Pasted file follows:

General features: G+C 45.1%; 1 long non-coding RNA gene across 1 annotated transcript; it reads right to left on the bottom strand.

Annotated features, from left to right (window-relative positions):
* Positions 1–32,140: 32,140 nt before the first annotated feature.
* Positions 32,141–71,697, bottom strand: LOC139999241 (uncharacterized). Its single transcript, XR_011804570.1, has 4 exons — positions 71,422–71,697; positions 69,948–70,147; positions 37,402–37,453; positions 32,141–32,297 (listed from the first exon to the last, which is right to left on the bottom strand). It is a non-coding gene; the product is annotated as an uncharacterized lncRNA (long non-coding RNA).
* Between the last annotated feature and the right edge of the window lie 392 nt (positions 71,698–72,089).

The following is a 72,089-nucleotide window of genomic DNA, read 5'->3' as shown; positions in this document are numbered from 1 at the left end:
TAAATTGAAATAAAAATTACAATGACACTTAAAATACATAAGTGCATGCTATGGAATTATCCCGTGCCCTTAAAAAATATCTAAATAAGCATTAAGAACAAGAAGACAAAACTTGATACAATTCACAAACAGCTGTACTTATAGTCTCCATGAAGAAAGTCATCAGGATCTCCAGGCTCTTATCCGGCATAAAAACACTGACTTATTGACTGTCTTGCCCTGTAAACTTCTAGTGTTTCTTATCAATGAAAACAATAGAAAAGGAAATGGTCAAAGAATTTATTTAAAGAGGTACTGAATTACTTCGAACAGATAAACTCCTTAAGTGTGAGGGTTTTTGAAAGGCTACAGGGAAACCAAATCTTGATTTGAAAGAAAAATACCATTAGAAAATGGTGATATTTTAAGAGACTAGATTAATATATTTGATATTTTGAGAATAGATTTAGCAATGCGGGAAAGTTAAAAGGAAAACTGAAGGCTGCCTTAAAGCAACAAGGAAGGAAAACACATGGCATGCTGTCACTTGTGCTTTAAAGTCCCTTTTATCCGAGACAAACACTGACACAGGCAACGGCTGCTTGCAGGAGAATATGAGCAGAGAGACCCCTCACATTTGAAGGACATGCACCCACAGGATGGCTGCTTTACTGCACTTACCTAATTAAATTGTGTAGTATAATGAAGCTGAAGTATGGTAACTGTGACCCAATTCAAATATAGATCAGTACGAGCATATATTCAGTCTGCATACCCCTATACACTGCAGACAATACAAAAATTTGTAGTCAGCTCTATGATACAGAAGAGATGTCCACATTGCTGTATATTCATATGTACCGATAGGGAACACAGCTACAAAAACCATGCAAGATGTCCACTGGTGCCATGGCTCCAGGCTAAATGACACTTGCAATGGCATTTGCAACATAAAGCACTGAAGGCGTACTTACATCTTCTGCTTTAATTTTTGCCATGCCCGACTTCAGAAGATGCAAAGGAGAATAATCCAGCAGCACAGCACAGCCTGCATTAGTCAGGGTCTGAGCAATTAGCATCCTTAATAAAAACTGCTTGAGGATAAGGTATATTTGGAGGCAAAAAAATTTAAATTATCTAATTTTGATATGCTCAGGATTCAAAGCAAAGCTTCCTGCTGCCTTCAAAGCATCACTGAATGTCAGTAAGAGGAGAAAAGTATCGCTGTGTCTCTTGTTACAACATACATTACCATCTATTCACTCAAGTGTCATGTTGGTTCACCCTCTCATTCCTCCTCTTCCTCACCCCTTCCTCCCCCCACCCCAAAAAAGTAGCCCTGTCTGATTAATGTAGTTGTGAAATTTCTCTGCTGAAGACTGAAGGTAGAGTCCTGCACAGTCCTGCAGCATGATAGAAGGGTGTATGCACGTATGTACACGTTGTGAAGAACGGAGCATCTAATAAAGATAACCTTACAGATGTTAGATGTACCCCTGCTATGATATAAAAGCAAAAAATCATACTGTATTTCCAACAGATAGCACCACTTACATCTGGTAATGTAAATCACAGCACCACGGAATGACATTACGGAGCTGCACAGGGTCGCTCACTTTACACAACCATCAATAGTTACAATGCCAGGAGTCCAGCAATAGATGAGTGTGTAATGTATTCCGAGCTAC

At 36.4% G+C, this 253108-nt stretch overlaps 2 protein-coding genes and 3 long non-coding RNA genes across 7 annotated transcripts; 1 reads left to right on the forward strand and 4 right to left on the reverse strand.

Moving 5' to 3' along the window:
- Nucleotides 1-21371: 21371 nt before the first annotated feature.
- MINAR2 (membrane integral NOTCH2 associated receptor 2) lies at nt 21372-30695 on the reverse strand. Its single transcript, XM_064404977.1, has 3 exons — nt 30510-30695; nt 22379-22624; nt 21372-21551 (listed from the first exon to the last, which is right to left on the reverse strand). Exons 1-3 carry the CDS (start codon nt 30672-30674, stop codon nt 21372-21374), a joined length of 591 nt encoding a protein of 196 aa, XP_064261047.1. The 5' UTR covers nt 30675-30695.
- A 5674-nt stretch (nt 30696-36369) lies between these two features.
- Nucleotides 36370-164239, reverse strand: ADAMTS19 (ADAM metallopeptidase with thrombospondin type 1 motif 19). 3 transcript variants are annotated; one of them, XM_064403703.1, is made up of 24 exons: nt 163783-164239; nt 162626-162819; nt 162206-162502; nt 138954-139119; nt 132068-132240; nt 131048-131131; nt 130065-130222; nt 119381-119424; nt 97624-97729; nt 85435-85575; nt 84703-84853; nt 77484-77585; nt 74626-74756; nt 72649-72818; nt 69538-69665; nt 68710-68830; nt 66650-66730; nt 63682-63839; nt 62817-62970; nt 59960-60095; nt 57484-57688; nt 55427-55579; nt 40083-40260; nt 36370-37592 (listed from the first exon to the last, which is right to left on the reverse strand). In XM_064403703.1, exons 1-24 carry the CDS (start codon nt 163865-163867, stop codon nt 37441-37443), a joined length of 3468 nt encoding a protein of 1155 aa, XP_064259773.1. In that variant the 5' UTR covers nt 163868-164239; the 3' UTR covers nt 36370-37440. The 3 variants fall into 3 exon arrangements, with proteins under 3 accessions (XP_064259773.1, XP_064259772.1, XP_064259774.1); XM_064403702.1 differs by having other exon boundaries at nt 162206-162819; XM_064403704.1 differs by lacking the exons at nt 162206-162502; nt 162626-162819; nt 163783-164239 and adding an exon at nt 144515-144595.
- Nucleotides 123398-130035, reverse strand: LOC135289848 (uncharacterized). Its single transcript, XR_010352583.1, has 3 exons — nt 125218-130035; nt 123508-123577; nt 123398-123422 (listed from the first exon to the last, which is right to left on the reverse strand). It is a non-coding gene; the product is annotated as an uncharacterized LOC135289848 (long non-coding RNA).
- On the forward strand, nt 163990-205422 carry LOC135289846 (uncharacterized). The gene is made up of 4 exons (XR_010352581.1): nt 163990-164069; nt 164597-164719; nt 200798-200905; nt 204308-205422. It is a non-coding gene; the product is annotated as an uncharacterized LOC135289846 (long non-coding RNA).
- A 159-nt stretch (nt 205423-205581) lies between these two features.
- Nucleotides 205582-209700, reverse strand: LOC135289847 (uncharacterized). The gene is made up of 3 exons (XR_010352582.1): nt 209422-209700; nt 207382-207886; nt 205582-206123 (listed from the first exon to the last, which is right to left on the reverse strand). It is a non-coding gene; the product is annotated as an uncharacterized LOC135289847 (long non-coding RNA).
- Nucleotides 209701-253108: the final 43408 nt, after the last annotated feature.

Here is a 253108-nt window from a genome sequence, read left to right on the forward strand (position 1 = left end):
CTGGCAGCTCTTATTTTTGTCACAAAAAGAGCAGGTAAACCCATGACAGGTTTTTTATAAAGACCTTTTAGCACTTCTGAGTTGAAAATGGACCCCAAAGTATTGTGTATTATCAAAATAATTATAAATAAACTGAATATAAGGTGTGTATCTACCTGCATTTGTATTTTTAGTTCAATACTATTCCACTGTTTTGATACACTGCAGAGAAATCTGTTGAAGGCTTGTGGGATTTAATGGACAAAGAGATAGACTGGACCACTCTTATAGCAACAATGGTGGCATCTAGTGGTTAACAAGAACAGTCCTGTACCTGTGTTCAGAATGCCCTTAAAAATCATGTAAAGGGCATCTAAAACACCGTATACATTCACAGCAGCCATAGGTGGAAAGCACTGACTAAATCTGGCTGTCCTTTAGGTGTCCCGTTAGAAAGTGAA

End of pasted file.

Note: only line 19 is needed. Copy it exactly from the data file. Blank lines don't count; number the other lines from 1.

Here is a 253108-nt window from a genome sequence, read left to right on the forward strand (position 1 = left end):